Helmets have been shown to be effective in preventing head injuries in motorcyclists, but some studies have suggested that helmets may cause injury to parts of the head or neck because they add mass to the head.
This study examined patterns of fatal injuries in helmeted and unhelmeted motorcyclists.
Coroner reports, hospital records, and police reports for motorcyclists fatally injured in crashes from July 1, 1988 through October 31, 1989 were examined. All injury diagnoses were abstracted and coded to the 1990 version of The Abbreviated Injury Scale and the International Classification of Diseases, 9th revision.
Cerebral injury, intracranial hemorrhage, face, skull vault, and cervical spine injuries were more likely to be found in fatally injured unhelmeted motorcyclists than in helmeted motorcyclists.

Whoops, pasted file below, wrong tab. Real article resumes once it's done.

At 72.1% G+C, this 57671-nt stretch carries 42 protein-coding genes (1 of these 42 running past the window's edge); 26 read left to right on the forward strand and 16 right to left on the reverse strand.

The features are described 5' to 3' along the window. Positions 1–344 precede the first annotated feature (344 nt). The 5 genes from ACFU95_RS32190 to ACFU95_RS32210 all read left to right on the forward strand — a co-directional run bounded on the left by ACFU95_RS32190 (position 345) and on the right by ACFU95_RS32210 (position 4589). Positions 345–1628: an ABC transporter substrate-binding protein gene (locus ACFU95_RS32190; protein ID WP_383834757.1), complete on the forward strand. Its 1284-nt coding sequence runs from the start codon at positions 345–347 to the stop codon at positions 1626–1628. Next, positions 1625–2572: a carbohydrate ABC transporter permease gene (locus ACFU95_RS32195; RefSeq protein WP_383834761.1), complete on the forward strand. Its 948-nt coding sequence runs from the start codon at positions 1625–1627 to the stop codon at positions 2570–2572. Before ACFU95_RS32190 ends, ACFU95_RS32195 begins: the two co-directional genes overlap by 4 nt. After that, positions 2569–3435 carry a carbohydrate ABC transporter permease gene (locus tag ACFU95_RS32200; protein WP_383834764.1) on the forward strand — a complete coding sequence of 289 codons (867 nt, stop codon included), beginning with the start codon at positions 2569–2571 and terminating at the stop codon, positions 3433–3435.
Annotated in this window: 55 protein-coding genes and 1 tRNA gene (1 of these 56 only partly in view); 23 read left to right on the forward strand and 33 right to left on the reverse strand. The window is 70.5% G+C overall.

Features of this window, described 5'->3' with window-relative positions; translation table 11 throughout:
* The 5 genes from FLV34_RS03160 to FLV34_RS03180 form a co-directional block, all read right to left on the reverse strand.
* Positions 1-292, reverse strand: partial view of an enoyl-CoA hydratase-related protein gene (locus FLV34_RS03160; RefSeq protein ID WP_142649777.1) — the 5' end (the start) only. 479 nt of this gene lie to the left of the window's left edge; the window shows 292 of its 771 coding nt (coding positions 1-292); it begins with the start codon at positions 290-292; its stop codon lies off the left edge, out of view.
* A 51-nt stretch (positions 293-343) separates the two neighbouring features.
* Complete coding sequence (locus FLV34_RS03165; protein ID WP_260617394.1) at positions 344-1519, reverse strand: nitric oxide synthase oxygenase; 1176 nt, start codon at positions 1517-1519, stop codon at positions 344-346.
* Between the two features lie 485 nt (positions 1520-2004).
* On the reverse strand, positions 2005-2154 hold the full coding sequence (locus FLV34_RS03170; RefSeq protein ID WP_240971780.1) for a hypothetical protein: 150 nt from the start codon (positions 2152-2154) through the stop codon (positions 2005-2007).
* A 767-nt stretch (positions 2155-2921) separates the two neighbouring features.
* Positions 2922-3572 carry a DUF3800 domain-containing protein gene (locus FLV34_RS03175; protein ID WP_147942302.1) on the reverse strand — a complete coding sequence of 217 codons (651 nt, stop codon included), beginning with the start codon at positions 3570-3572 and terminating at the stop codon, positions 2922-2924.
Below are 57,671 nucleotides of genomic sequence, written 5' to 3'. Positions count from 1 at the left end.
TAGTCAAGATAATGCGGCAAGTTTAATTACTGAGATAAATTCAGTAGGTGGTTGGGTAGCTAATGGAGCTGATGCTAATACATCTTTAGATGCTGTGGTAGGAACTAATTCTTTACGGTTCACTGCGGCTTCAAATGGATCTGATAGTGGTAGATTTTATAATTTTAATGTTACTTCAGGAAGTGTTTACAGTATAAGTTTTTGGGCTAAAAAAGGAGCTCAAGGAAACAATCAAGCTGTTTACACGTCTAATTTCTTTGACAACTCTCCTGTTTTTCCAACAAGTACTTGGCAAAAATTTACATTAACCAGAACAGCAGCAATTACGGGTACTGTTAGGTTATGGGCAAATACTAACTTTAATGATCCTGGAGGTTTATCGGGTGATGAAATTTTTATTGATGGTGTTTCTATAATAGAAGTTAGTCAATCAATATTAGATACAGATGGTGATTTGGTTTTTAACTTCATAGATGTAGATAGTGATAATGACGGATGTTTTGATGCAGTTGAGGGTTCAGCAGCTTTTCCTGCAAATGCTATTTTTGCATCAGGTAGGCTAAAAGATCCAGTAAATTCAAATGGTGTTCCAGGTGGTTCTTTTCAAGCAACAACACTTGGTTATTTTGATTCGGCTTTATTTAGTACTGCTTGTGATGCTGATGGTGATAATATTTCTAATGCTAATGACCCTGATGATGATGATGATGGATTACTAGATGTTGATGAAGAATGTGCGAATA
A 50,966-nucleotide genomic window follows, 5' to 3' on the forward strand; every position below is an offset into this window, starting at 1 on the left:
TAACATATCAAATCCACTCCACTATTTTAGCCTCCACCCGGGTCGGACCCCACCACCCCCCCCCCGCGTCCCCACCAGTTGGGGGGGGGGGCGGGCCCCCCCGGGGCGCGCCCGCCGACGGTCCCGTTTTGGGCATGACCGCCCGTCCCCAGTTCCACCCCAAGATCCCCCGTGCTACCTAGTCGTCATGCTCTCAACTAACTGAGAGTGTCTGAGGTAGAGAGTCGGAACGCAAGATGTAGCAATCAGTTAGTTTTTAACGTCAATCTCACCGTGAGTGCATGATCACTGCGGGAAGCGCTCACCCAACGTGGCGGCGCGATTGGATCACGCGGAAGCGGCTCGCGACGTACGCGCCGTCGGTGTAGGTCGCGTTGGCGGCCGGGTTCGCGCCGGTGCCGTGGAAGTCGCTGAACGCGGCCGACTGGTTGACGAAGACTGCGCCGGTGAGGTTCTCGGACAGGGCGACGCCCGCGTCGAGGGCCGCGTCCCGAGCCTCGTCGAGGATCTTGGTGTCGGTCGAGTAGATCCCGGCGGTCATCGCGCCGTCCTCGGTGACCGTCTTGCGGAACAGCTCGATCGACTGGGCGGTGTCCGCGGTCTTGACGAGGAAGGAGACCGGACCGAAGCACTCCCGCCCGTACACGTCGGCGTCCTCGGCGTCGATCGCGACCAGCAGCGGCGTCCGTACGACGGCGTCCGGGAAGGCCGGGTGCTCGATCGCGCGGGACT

These results expand earlier reports showing that helmets provide protection for all types and locations of head injuries, and show that they are not associated with increased neck injury occurrence.
From the Southern California Injury Prevention Research Center, Department of Epidemiology, School of Public Health, University of California-Los Angeles, Los Angeles, California.
This work was supported by the Insurance Institute for Highway Safety and the Southern California Injury Prevention Research Center.
The opinions, findings, and conclusions expressed in this article are those of the authors and do not necessarily reflect the views of the Insurance Institute for Highway Safety.
Address for reprints: Jess F. Kraus, MPH, PhD, Department of Epidemiology, School of Public Health, University of California-Los Angeles, Center for Health Sciences, 10833 Le Conte Avenue, Room 76-078, Los Angeles, CA 90095-1772.